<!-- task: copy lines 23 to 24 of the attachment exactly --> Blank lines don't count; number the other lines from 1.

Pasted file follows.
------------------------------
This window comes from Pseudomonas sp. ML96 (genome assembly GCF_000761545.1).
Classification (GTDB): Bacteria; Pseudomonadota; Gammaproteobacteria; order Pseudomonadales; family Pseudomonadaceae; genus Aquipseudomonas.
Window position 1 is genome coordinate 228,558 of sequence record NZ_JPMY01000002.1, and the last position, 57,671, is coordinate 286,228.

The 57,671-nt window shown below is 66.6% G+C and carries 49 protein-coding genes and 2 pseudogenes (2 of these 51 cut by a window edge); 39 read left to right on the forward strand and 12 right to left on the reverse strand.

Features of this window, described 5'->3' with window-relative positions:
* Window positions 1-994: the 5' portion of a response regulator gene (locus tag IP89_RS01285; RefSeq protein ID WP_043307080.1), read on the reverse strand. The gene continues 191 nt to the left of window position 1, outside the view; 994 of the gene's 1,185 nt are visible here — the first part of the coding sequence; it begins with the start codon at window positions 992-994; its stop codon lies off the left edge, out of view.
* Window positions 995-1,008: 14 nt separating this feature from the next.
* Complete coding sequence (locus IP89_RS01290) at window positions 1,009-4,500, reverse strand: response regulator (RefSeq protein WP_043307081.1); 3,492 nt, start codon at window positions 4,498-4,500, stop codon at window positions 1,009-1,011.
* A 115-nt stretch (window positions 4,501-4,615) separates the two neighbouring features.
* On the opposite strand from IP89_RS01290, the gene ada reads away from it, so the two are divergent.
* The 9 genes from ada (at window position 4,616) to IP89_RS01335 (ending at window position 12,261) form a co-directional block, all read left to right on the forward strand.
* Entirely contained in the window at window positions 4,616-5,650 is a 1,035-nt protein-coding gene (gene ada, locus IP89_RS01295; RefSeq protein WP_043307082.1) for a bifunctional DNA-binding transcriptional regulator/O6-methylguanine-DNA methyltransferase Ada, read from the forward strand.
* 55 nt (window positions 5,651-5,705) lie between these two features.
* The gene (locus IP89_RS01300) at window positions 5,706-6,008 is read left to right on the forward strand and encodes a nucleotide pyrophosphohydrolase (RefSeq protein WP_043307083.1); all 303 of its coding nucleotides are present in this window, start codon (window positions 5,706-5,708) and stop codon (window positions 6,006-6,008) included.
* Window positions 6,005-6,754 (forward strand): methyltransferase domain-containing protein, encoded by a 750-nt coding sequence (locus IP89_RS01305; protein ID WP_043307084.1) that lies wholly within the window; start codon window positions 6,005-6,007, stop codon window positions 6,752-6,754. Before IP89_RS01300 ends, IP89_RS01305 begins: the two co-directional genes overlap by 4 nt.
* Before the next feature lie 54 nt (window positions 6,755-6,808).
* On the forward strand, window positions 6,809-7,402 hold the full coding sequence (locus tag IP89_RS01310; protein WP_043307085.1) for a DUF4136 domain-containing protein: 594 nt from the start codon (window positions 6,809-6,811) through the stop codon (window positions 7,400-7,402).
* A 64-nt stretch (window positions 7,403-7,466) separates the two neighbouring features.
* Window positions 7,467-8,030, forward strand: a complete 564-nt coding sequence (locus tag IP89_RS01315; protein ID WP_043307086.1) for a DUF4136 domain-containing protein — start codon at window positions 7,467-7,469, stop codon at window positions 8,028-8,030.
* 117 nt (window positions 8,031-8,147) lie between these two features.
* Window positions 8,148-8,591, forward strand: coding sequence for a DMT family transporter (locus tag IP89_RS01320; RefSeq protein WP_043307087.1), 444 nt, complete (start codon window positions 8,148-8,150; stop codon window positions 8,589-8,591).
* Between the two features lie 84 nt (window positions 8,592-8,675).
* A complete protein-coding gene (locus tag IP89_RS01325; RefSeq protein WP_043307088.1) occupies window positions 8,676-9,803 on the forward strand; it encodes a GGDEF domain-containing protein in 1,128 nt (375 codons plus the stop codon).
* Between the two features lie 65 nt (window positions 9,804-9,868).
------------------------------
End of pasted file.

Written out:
* A complete protein-coding gene (locus tag IP89_RS01325; RefSeq protein WP_043307088.1) occupies window positions 8,676-9,803 on the forward strand; it encodes a GGDEF domain-containing protein in 1,128 nt (375 codons plus the stop codon).
* Between the two features lie 65 nt (window positions 9,804-9,868).